'My Brutal Days in Irish Version of San Quentin'
Oldham Advertiser [Ireland]
Downloaded May 5, 2004
STEPHEN Joyce with his book 'Suffer the Captive Children'.
FAMILY man and sporting hero Stephen Joyce has just had his first book published which tells the true story of his time spent in the brutal St Joseph's Industrial School in 1940s Ireland.
Stephen, now aged 70, has lived in Failsworth with his wife and family for nearly 50 years, but was born in Connemara in County Galway.
When he was just 11, his mother and sister both died from tuberculosis.
Stephen's father was unable to cope alone and did not want him and his brother John to be separated, so sent the boys to St Joseph's School in Galway, which was run by the monks known as the 'Good Christian Brothers'.
The family believed it was an orphanage, but Stephen was to find out later that it was an Industrial School - a facility for 'delinquent' boys who had committed minor crimes such as stealing apples or playing truant.
St Joseph's became known as San Quentin by Stephen and his brother, as well as the 200 other boys who had to live there and suffer the dreadful conditions and savage daily beatings.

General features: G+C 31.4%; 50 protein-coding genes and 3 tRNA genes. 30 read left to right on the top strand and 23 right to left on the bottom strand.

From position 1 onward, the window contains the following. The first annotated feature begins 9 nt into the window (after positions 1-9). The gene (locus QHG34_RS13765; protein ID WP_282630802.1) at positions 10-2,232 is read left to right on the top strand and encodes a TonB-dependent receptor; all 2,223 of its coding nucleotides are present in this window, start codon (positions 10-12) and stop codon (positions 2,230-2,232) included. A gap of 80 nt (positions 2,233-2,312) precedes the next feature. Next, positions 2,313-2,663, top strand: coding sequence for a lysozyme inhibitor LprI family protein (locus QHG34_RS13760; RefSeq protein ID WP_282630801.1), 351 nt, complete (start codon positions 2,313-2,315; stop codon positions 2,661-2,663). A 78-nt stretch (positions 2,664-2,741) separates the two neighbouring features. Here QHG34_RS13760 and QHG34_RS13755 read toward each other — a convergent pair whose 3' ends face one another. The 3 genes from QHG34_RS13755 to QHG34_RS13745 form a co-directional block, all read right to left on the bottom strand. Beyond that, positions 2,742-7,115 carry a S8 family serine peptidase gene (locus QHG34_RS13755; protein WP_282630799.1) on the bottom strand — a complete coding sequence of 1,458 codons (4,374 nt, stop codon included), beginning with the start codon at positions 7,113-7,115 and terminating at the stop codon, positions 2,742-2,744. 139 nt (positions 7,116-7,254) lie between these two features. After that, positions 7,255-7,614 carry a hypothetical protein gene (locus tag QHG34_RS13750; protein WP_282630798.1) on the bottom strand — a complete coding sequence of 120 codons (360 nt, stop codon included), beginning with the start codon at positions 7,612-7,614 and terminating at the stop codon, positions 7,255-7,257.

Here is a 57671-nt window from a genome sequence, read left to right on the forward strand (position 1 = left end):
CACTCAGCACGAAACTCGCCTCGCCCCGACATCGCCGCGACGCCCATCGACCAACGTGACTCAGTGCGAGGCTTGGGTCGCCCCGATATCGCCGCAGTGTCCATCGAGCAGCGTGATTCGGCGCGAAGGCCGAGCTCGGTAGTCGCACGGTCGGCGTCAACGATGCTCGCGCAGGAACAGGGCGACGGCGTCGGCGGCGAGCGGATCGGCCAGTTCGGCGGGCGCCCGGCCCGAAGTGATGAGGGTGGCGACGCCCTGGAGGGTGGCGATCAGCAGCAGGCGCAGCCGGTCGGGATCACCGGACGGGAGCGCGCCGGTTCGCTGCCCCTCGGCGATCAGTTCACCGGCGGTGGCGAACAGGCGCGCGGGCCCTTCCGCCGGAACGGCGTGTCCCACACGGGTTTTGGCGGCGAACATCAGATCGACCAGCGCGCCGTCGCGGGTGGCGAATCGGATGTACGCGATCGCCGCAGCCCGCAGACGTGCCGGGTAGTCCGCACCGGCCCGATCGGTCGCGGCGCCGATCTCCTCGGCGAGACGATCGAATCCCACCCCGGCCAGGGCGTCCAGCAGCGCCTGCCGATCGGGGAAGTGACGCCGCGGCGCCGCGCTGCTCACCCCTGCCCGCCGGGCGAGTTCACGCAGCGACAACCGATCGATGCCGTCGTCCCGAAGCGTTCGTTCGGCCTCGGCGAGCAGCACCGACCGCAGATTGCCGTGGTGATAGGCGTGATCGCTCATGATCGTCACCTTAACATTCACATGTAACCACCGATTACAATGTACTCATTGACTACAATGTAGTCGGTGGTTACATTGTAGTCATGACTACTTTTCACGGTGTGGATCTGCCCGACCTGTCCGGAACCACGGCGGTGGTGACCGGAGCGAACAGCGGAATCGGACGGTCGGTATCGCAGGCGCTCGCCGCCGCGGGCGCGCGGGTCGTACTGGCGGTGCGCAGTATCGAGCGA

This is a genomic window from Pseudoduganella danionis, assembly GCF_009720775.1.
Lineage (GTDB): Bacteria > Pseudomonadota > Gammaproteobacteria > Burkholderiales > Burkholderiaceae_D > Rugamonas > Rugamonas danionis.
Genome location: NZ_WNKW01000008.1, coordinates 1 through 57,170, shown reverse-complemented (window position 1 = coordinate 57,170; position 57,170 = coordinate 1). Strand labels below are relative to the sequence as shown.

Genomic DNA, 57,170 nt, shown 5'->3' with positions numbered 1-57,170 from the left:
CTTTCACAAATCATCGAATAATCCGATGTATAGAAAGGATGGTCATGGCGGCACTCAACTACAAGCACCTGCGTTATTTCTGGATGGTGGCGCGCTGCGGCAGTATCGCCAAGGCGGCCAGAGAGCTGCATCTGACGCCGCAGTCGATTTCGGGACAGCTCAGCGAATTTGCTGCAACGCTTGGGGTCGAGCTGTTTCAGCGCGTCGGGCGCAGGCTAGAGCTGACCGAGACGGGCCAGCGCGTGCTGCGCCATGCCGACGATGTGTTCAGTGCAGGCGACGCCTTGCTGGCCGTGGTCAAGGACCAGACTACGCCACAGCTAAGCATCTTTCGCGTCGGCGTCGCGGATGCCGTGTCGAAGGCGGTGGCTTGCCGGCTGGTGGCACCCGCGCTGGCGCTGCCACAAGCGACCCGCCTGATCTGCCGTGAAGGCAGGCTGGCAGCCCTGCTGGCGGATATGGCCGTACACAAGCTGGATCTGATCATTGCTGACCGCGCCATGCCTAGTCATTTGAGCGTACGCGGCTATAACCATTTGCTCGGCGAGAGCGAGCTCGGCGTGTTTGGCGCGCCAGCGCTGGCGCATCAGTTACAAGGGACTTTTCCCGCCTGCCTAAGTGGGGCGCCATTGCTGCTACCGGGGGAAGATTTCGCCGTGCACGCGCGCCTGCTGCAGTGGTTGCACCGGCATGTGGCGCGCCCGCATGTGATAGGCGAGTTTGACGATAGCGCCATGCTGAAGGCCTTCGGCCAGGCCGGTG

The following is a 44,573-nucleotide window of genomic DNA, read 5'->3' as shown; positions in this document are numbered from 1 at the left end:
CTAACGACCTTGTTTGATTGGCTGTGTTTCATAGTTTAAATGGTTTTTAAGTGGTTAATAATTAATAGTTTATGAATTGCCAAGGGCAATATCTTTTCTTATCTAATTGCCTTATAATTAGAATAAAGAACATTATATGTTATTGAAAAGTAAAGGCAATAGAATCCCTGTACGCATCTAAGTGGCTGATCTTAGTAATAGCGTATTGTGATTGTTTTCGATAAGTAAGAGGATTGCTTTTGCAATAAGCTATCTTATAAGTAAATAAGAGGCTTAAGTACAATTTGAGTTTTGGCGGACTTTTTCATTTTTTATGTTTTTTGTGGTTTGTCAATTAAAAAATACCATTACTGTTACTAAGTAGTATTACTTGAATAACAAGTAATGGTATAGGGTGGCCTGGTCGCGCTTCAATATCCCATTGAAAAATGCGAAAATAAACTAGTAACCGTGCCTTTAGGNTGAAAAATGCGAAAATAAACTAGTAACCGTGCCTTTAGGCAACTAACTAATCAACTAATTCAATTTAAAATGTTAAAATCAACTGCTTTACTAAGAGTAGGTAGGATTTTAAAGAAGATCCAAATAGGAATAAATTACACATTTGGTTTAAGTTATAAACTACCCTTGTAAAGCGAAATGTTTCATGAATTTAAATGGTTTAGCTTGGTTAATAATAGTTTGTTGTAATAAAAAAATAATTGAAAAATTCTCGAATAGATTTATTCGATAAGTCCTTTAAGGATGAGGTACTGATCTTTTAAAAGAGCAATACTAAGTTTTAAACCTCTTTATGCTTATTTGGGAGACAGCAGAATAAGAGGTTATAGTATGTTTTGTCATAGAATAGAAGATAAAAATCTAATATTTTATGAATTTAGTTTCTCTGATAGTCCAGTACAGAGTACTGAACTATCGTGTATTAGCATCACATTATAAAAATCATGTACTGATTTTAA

Stephen stayed at St Joseph's for four years and it was the need to defend himself while he was there that encouraged him to learn to box.
He went on to become a boxing champion, as well as a successful and accomplished Gaelic footballer, rugby player, soccer player, Werneth golf captain and coach with the Manchester and Lancashire League's boxing teams in a sporting career lasting several decades.
Stephen said he wanted to write the book, titled "Suffer the Captive Children: From Industrial School to Reluctant Exile", to expose the regime at St Joseph's and tell the terrible story of what happened there.
He said: "Time was passing and I felt that those best qualified to tell the story hadn't done so. I spoke to a fellow 'inmate' who told me to put pen to paper."
"I don't feel qualified to write a book, but I had to get the story down. I don't regard myself as a scholar or a writer, but am very flattered that so many people have taken an interest."
Stephen came to England when he was 20 and met his wife Rita while working in Manchester. The loving couple have now been happily married for 46 years and have three sons and seven grandchildren.
Rita says the family have been encouraging Stephen for years to write all his stories down.
She said: "He is a real story teller and has had such an interesting life. He has overcome so many terrible things and had to survive so much, it's amazing he is so happy now."
"But there is a lot of humour in the book and some very funny stories."
'Suffer the Captive Children' by Stephen Joyce is published by Trafford Publishing and costs 9.99. It is available online at www.trafford.com or on 0845 230 9601
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